Some police must think that the rule of law doesn’t apply to them because of their position. As the L.A. Times reports, that’s what happened with one man in Northern California who had an officer enter his garage and arrest him for drunk driving.
In late 2016, Arthur Lange was on his way home in Sonoma County, California. Doing nothing out of the ordinary, he was simply driving along listening to loud music music . That loud music caught the attention of a California Highway Patrol officer who began to follow Lange. Right before Lange was going to turn in his driveway, the officer lit him up with his lights. Uninvited, the officer got out of his patrol car and walked into Lange’s garage to question him. He claimed he smelled alcohol on his breath and proceeded to issue Lange a citation for driving under the influence and for the loud music, which was described as “operating at excessive levels.” Bullshit right?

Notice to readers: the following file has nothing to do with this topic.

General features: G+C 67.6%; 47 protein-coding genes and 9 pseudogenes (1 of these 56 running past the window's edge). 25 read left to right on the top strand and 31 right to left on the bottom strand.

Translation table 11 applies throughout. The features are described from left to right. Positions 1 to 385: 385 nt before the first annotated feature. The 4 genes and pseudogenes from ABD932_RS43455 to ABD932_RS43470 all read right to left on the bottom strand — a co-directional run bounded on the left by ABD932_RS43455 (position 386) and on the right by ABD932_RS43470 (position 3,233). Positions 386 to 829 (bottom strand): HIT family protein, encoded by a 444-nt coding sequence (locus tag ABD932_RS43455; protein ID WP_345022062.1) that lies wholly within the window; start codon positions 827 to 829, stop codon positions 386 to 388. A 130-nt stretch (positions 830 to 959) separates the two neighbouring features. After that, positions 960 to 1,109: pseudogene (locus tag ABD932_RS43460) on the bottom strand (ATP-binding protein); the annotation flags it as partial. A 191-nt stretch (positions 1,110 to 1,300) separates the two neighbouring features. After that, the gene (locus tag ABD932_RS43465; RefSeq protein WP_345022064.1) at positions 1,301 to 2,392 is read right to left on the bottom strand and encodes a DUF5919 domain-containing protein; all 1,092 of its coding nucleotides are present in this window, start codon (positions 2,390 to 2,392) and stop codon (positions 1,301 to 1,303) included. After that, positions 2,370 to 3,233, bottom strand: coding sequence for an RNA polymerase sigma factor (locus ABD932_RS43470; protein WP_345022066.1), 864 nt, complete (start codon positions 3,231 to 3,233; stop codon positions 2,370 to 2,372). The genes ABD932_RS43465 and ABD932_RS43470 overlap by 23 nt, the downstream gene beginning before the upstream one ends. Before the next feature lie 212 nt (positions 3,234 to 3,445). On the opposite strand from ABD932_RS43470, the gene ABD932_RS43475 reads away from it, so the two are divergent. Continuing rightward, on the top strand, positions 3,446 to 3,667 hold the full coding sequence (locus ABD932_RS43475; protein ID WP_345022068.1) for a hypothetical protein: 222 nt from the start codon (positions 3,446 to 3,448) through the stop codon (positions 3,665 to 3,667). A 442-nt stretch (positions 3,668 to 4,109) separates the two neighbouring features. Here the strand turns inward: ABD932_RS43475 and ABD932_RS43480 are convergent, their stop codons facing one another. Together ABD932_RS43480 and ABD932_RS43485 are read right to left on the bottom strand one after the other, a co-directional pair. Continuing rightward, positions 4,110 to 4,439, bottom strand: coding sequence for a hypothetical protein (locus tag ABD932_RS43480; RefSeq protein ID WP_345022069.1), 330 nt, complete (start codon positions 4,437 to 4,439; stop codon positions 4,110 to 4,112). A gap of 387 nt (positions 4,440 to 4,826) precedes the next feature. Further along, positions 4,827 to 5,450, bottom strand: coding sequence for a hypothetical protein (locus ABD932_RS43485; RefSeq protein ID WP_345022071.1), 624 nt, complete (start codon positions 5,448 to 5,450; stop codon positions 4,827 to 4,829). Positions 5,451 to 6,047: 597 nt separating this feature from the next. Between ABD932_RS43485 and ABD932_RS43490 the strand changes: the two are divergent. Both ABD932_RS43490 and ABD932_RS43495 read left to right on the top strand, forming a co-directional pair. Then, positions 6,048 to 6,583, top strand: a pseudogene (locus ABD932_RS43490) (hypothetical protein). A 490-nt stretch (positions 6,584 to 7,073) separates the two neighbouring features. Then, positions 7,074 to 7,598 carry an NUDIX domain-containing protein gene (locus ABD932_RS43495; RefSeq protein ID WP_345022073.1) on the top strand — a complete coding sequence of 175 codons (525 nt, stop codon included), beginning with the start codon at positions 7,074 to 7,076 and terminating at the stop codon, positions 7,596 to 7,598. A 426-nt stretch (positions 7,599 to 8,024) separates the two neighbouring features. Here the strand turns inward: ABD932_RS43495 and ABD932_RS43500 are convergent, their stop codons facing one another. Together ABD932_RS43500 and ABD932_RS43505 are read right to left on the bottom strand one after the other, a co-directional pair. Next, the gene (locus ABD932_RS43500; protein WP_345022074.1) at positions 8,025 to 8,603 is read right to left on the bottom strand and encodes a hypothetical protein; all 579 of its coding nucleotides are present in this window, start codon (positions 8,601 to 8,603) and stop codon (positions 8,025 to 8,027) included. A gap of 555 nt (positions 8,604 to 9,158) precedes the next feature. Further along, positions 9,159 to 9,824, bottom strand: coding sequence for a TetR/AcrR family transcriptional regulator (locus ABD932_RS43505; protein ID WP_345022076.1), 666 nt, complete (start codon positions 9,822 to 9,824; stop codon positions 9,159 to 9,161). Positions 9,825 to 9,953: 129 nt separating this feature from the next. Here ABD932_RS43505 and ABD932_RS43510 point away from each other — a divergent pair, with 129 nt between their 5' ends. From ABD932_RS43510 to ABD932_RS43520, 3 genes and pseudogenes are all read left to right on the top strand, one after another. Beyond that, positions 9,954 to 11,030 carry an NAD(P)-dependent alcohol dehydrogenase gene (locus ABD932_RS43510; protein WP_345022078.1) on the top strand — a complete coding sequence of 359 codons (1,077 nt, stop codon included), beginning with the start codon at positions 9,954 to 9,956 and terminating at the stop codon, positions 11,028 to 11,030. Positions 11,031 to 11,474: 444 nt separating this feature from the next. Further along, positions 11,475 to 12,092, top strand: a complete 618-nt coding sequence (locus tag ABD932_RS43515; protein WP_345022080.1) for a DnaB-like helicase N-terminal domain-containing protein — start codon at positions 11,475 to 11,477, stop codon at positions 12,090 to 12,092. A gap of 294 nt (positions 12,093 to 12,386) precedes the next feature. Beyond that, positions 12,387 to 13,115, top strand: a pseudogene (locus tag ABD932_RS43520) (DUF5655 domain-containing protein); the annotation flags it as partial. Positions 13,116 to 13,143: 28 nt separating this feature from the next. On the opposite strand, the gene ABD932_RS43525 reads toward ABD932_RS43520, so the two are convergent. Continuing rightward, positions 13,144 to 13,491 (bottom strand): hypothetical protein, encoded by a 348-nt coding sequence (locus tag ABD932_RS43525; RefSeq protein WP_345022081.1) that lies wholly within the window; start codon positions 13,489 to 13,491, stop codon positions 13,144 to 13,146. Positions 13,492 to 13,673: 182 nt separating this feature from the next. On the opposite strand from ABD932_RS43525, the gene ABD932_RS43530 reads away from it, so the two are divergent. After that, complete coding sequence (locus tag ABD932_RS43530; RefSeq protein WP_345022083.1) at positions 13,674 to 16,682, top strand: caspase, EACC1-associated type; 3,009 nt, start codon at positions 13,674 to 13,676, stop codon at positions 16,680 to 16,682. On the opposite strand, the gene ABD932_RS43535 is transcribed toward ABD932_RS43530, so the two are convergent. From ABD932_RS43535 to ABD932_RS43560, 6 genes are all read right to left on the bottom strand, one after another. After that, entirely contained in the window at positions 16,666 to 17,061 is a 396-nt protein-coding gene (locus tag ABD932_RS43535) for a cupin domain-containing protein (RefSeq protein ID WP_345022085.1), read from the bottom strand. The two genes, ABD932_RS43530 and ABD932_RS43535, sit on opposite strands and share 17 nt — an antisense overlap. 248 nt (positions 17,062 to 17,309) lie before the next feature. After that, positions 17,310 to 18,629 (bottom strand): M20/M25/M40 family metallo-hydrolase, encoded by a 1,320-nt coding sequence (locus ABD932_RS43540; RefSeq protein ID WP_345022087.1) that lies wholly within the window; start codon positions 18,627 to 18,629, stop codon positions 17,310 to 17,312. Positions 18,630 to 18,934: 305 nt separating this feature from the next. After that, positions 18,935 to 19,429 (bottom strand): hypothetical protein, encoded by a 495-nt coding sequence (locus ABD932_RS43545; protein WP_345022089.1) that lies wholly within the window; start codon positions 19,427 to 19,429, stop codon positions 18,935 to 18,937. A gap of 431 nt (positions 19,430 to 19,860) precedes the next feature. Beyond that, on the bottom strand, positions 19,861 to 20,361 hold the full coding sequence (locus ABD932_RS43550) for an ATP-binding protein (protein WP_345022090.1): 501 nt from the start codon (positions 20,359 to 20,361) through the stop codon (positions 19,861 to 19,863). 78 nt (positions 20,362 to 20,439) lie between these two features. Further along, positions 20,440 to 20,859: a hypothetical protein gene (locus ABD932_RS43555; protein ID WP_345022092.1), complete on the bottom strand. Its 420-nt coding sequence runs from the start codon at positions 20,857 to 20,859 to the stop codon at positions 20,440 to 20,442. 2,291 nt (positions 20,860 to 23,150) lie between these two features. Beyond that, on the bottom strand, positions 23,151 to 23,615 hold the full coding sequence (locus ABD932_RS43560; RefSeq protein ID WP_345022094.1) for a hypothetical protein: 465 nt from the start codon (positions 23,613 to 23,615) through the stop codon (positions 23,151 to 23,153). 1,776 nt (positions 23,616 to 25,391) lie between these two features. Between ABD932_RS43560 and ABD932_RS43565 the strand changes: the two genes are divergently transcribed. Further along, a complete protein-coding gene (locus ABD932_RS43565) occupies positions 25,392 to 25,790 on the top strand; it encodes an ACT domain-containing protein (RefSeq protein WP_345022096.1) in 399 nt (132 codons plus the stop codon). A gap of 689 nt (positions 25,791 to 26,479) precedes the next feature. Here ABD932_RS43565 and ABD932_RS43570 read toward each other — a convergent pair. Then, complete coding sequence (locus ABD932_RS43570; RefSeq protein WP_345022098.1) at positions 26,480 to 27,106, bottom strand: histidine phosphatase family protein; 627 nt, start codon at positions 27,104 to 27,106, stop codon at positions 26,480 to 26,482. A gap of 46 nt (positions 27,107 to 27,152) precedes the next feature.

Lange thought so because he fought it. Lange said the cop entering his garage was a violation of his 4th Amendment rights. The 4th Amendment specifically protects against unreasonable searches and seizures, which is exactly what happened when the officer walked into the garage without a warrant. The CHP claimed that Lange failed to stop when the officer turned on his lights, and that was justification enough for the officer to enter the garage. Two judges, a California Superior Court, and an appeals judge agreed with this:
“Because the officer was in hot pursuit of a suspect whom he had probable cause to arrest, the officer’s warrantless entry into Lange’s driveway and garage were lawful.”
The US Supreme Court sided with Lange, ruling that the cop had violated his rights under the 4th Amendment with Justice Elena Kagan saying “The flight of a suspected misdemeanant does not always justify a warrantless entry into a home.”